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Breast milk is the perfect first food for newborns; it provides nutrients and energy that infants need and contains substances that strengthen their immune systems.

August 3, 2015 by Marissa Chmiola
Many infants have difficulty breastfeeding. Photo: PATH/Amy MacIver
Many infants have difficulty breastfeeding and must rely on cup feeding. Photo: PATH/Amy MacIver

Breast milk is the perfect first food for newborns; it provides nutrients and energy that infants need and contains substances that strengthen their immune systems. Ideally, newborns are breastfed within their first hour of life with breastfeeding continuing for their first several months of life.

However, some babies are not able to breastfeed—preterm babies often do not have the fine motor skills and babies born with facial anomalies like cleft palates cannot breastfeed. And in some cases, babies who are orphaned or have mothers too sick to breastfeed who must be fed with donor milk.

In high-resource settings, these infants could have breast milk fed to them through feeding tubes or specially-designed bottles, but in low-resource settings these solutions are impractical and often unsafe in areas where reliable clean water is not available. Tubes must be inserted by a trained medical professional and are often not available in low-resource settings; while bottles are expensive—particularly those that adapted for use by infants with cleft palates— and difficult for mothers to keep free of bacteria due to their crevices.

For infants in low-resource settings who cannot breastfeed, the World Health Organization recommends hand expression of breast milk and use of a small cup to feed newborns. Cups are easier to clean so reduce the risk of infection, and cup feeding has been shown in some studies to improve the transition of preterm infants to exclusive breastfeeding. The problem? There is no cup designed specifically for the job, and the household cups many mothers use have some serious drawbacks that can put their baby’s health at risk.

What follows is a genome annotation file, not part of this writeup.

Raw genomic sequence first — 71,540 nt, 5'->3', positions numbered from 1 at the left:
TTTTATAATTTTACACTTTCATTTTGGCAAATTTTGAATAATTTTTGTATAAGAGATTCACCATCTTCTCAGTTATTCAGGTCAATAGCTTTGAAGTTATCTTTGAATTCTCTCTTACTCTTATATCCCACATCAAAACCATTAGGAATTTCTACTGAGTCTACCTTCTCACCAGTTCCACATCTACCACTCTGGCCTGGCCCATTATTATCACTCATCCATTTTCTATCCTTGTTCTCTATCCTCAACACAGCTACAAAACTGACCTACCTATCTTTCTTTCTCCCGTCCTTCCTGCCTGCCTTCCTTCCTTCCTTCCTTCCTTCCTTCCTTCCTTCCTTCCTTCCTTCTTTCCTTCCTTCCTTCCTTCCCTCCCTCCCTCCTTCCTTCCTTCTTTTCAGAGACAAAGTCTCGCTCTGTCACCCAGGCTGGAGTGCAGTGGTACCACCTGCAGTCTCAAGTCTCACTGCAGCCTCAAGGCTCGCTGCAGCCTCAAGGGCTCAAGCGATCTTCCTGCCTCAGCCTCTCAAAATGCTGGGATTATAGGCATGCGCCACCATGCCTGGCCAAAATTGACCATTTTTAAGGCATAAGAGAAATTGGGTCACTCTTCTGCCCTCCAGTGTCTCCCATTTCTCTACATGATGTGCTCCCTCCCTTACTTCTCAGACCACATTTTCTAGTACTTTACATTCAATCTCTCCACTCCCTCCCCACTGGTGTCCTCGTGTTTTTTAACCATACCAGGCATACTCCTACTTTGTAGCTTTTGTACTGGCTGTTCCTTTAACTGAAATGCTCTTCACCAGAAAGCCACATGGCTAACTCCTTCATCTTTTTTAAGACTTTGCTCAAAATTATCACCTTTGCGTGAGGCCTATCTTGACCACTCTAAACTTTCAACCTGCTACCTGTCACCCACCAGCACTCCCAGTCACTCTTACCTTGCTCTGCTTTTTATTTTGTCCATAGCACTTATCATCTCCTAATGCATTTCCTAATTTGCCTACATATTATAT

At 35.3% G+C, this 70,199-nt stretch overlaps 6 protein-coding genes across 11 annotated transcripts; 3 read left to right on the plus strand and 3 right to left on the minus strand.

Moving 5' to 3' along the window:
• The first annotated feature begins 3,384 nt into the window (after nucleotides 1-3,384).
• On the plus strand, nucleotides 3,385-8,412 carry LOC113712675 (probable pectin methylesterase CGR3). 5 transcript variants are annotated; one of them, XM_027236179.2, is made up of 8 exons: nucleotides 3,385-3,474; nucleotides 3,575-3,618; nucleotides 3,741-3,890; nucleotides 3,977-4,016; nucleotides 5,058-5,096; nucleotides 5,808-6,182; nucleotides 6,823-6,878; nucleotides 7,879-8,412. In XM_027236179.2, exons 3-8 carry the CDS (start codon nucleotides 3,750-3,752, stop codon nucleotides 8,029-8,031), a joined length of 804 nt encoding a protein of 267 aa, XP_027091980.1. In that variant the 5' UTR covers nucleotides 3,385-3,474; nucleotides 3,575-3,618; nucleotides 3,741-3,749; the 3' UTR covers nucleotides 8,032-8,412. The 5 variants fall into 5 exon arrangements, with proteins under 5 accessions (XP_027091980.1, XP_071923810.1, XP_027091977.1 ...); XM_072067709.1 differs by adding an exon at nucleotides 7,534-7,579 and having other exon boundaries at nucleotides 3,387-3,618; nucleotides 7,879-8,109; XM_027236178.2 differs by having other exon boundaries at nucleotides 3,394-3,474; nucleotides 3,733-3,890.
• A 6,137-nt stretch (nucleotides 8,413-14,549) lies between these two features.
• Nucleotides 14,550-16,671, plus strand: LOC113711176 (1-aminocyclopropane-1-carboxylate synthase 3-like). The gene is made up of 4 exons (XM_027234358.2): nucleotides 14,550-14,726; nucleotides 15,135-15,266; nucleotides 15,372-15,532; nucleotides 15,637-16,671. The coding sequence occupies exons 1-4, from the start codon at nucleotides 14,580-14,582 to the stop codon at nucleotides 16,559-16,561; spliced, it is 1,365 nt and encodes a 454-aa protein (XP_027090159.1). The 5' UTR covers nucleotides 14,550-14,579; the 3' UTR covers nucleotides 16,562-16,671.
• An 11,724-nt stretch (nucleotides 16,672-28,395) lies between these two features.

A solution? A group of innovators from the University of Washington, Seattle Children’s Hospital Craniofacial Center, and PATH have invented the NIFTY™ cup—a simple-to-use, easy-to-clean, inexpensive cup designed specifically for delivering breast milk to infants.

Your average cup won’t do for breastfeeding

Because there is no standard cup designed for the purpose, mothers who need to cup feed typically use whatever small cups or devices they have on hand. For example, in India mothers typically use a miniature gravy-boat like device called a paladai—originally used to burn oil during religious ceremonies—that have sharp-edged metal spouts and can cause oral cuts or injuries to an infant.

A young infant being cup fed with a mug in Kenya. Photo: PATH/Evelyn Hockstein
A young infant being cup fed with a mug in Kenya. Photo: PATH/Evelyn Hockstein